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situated approximately 160 metres below ground level (“BGL”). The Mannville Group and Palaeozoic interface lies approximately 340 metres BGL as interpreted from Shore drill holes.

6.3.1 GEOLOGY OF THE STAR KIMBERLITE

Based on the historical and current surface core drilling and underground mapping of the various kimberlite phases encountered from Shore’s underground bulk sampling program, the Star Kimberlite consists of two distinct types of kimberlite: 1) eruptive kimberlite phases; and 2) kimberlitic sediments. The eruptive kimberlite deposits at Star are sub-divided into five main kimberlite phases, each with distinct physical and chemical properties which enable their mapping and stratigraphic correlation in three dimensions (Harvey et al., 2006) (Figure 6.3).

  • 1.

    Late-Joli Fou Kimberlite (LJF)

  • 2.

    Mid-Joli Fou Kimberlite (MJF)

  • 3.

    Early-Joli Fou Kimberlite (EJF)

  • 4.

    Pense Kimberlite (PPK)

  • 5.

    Cantuar Kimberlite (CPK)

These kimberlite phases are well constrained within the Cretaceous stratigraphy in which they were deposited. For example, those kimberlites deposited during Cantuar Formation time (part of the Mannville Group) are considered to be Cantuar age-equivalent kimberlite and are termed Cantuar Kimberlite. Similarly, kimberlite deposited during early Joli Fou Formation time (part of the Lower Colorado Group) is Early Joli Fou age-equivalent kimberlite and are termed Early Joli Fou Kimberlite. It is important to note that the stratigraphic age-equivalence nomenclature is also used in other kimberlite of the FALC area (e.g. Orion South) and that two stratigraphically equivalent kimberlite packages (e.g. Pense Kimberlite on Star and Orion South) may not have any genetic relationship and each may have very different diamond grade and price characteristics.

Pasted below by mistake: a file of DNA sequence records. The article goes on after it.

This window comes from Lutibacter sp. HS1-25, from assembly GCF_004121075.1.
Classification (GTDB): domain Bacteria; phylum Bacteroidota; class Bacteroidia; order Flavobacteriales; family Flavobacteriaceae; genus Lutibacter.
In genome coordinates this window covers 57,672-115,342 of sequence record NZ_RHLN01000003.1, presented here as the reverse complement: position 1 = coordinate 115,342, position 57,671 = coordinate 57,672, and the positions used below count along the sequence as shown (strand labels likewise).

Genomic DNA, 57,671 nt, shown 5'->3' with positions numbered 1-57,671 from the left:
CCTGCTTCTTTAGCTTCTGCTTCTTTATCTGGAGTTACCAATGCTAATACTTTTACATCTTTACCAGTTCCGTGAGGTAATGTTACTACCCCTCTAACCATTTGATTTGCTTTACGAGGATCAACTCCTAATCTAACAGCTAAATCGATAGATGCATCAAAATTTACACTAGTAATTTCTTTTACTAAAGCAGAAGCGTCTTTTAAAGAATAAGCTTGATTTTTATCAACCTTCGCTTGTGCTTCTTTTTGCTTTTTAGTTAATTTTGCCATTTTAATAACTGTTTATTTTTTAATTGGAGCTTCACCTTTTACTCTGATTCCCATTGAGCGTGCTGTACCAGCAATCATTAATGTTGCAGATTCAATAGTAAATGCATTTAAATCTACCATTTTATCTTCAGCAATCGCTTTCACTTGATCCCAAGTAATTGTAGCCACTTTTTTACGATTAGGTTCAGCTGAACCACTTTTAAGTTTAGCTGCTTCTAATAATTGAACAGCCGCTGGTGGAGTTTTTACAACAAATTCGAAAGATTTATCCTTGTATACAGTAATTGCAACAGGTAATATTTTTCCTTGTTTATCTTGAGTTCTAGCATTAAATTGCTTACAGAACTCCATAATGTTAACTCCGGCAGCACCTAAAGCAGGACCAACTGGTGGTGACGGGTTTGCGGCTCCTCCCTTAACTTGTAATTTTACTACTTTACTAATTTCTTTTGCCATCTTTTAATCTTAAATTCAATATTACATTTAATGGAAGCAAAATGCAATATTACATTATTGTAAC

Eruptive Kimberlite Phases – Star Kimberlite

The oldest kimberlite phases within the Star Kimberlite are those termed Cantuar-aged kimberlites (“CPK”), which are hosted by sandstone, siltstone and mudstone units of the Cantuar Formation. These CPK deposits are typically restricted to thin sheet-like deposits that generally vary in width from 20 metres to 40 metres (see Figure 6.3). There are two end-member types of CPK: matrix-supported pyroclastic kimberlite, which primarily occurs to the north and a clast- supported pyroclastic kimberlite and kimberlite breccia variety that occurs to the south. The CPK is typified by the ubiquitous presence of small (1-4 mm) clinopyroxene xenocrysts and relatively common mantle xenoliths. The kimberlite is variably fine- to medium-grained and is bedded at the 1-5 metre scale although massive beds do occur. Rare fine-grained reworked equivalents are present and locally display cross-bedding features.

Restricted to the south of the Star Kimberlite is a younger, potential Cantuar-aged kimberlite, known as JLRPK (juvenile lapilli-rich pyroclastic kimberlite), that occurs as two spatially restricted feeder vents which have shapes similar to the classic South African model carrot- shaped pipes and cross-cut older CPK. The main vertical feeder vents are less than 150 m in width with edges bounded by the Cantuar Formation sediments and at depth the Devonian-age carbonates (dolomites). Near the margins of the vent, common Cantuar Formation xenoliths with highly variable bedding angles are present. The unit is clast-supported and is dominated by

P&E Mining Consultants Inc. NI 43-101 Technical Report No 159 Shore Gold Inc. - Star Diamond Project Resource Estimate Update

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